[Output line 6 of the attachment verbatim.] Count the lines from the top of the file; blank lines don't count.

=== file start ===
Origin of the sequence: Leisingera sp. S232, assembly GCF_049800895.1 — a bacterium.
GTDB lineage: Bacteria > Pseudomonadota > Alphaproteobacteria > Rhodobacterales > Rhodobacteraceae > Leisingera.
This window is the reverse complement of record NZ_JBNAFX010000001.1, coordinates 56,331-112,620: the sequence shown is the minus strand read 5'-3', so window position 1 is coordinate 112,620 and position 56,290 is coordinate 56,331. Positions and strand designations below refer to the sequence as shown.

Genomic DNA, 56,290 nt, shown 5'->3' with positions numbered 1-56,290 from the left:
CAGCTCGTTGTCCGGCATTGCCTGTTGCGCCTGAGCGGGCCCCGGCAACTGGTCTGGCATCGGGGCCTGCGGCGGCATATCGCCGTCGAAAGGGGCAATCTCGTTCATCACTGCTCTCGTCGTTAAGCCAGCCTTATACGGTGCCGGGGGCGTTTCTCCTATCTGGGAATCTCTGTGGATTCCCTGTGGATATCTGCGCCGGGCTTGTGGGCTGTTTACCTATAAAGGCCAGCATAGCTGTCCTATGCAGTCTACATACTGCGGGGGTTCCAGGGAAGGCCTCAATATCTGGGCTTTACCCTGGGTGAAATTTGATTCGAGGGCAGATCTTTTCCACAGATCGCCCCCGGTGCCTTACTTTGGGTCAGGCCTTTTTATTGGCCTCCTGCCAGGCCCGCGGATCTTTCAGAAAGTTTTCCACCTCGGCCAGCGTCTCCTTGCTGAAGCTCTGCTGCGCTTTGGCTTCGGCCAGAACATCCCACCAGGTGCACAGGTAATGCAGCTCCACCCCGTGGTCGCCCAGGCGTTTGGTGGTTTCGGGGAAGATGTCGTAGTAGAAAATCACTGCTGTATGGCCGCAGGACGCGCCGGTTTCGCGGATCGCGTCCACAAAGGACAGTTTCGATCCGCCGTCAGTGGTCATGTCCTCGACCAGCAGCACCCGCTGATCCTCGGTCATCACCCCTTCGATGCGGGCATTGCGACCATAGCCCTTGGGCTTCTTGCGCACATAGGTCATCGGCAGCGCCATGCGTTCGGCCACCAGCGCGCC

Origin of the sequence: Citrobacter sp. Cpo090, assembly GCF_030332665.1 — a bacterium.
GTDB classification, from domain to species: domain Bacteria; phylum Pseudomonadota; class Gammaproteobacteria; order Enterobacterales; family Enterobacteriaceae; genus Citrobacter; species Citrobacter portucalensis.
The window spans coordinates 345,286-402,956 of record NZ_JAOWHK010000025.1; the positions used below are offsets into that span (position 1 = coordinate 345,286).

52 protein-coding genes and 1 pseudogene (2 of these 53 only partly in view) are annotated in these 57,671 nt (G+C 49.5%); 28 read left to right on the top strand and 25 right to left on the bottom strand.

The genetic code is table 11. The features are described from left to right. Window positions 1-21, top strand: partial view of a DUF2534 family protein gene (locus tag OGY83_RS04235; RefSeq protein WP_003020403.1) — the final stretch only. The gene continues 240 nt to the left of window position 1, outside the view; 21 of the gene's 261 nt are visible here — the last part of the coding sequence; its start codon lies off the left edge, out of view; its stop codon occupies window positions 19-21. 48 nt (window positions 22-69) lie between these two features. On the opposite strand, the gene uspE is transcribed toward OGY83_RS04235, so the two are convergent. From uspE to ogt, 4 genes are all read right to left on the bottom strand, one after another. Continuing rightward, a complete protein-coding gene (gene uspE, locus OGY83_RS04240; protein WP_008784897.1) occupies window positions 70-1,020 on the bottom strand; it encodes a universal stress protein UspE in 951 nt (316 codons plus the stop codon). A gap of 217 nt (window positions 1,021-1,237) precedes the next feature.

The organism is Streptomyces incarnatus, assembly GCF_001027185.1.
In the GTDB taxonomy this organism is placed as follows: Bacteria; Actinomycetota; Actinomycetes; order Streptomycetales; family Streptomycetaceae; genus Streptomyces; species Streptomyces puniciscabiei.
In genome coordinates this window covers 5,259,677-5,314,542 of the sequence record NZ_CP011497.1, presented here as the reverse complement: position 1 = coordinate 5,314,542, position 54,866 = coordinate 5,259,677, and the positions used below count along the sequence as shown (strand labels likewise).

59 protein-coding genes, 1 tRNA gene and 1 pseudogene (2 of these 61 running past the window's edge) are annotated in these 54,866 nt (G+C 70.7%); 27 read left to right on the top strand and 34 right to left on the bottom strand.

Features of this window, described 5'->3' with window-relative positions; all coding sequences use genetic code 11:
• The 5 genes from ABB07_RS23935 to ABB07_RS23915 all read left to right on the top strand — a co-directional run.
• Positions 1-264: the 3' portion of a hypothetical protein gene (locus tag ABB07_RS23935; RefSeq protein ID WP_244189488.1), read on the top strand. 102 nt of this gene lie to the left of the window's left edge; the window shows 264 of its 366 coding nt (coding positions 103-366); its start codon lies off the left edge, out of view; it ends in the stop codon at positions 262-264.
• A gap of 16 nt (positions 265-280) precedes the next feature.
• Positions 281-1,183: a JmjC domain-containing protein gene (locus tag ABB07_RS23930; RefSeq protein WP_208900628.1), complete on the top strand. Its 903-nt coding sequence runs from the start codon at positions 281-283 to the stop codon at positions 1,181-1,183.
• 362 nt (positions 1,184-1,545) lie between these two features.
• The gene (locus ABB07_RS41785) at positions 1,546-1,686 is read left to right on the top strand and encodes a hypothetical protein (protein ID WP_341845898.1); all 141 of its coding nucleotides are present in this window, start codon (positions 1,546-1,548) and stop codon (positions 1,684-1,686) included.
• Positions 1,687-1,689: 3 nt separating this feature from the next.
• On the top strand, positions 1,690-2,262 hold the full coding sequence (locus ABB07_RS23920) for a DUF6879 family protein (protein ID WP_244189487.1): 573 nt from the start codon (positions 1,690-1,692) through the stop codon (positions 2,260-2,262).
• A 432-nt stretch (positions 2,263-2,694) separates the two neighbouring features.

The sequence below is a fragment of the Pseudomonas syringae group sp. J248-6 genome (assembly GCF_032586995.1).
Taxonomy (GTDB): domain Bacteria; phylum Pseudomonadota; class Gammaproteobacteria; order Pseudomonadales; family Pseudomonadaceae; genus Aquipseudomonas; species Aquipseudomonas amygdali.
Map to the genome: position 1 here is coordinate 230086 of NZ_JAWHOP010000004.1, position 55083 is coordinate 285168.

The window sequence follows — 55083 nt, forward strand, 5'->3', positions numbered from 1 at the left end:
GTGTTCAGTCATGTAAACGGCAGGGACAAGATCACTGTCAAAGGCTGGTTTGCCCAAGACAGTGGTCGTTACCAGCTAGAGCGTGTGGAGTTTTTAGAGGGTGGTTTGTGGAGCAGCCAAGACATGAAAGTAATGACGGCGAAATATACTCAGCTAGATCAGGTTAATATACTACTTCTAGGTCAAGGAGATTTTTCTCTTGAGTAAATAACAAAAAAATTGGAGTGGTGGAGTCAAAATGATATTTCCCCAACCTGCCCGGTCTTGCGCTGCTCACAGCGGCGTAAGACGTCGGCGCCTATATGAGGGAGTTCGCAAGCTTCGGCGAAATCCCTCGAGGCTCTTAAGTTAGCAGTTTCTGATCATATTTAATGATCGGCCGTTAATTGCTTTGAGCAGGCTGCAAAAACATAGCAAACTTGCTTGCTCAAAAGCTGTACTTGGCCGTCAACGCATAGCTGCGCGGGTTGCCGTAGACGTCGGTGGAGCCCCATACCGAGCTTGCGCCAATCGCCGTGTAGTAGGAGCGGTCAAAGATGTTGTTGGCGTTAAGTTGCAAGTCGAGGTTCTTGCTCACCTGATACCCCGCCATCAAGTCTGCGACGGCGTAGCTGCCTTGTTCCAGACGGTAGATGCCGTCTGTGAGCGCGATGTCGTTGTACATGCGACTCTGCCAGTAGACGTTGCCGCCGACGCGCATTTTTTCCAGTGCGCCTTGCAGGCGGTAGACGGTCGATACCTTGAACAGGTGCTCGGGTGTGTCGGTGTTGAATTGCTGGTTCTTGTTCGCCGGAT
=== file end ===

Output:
Origin of the sequence: Citrobacter sp. Cpo090, assembly GCF_030332665.1 — a bacterium.